Zaxai, the city’s final competitor on this season of “The Voice,” was cut Tuesday night after previously being given a second chance at the winner’s title by judge Kelly Clarkson.

“When she stole me, I was elated and ecstatic,” says Alberto Pierre, the 29-year-old Flatbush native, who performs under the moniker Zaxai (pronounced zahk-EYE). “The way they edited it, you couldn’t see my full, full reaction, but I wish you could because it’s so funny. She [Clarkson] pressed the button and I jumped up super high and said, ‘can I hug her?’ ”

Clarkson stole Zaxai from rival judge Jennifer Hudson’s team during a battle that aired last month, helping him become the only New Yorker to make it to the talent competition series’ live rounds.

On Monday, he performed a rendition of Leo Sayer’s “When I Need You” while a smiling Clarkson listened along. On Tuesday, he was cut.

“What I hope to gain from ‘The Voice’ is just a crazy diverse fun fanbase,” says the Haitian-American singer who found his voice at age 13 while performing with his church’s gospel choir. “I want a crazy fan base that’s ready to ride or die with me on this journey.”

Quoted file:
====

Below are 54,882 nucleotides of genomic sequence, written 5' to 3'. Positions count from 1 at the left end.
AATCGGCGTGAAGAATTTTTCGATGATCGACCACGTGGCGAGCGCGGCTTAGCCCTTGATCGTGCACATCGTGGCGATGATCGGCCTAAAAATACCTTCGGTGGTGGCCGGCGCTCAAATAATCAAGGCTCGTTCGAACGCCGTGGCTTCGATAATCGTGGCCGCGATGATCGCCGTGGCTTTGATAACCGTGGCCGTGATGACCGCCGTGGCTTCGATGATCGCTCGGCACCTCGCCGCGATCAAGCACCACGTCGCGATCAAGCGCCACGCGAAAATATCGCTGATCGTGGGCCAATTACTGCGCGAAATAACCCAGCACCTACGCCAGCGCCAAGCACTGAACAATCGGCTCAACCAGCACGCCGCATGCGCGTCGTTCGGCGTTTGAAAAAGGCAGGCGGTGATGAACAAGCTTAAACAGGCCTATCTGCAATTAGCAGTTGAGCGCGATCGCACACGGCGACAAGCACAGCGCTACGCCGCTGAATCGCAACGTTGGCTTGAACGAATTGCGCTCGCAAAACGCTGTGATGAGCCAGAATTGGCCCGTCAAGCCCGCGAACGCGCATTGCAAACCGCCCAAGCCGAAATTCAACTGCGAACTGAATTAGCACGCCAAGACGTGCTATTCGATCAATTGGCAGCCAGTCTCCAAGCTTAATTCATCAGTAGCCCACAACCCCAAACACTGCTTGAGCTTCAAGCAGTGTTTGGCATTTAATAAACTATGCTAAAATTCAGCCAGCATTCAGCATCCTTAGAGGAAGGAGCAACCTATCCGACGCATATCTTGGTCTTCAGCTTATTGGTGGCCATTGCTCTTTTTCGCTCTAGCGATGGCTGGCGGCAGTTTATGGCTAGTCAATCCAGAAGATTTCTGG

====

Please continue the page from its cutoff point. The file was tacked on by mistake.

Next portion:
With “The Voice” behind him, Zaxai is headed back to Brooklyn, where he performs with his band Date Night at Baku Palace on Emmons Avenue. Below, he reflects on his time on “The Voice.”

You and Kelly Clarkson had a run-in meeting a few years before your fates collided on “The Voice.”

OK, so [in 2010] I was working at Radio City Music Hall as an usher, and when you’re stationed at stage left or right — I’m 6’2 I’m super tall — you’re supposed to keep the aisles clear and keep people from jumping on chairs. So, I’m crouched and my head is against the stage. I don’t realize she’s behind me — I’m looking at the kids jumping into the aisle and I’m trying to keep it clear. I notice the kids want to rush, but I wasn’t sure why. I felt a thump on the back of my head and I look above me and it’s Kelly Clarkson. I was like “Holy smokes, it’s Kelly Clarkson.” I promise you I’m starstruck. I’m fixed on her. Little do I know the kids took that opportunity to run up the aisle into her. She didn’t [notice] because she’s in the moment. She didn’t care and I really didn’t care. I told my friends I’d never wash my head again.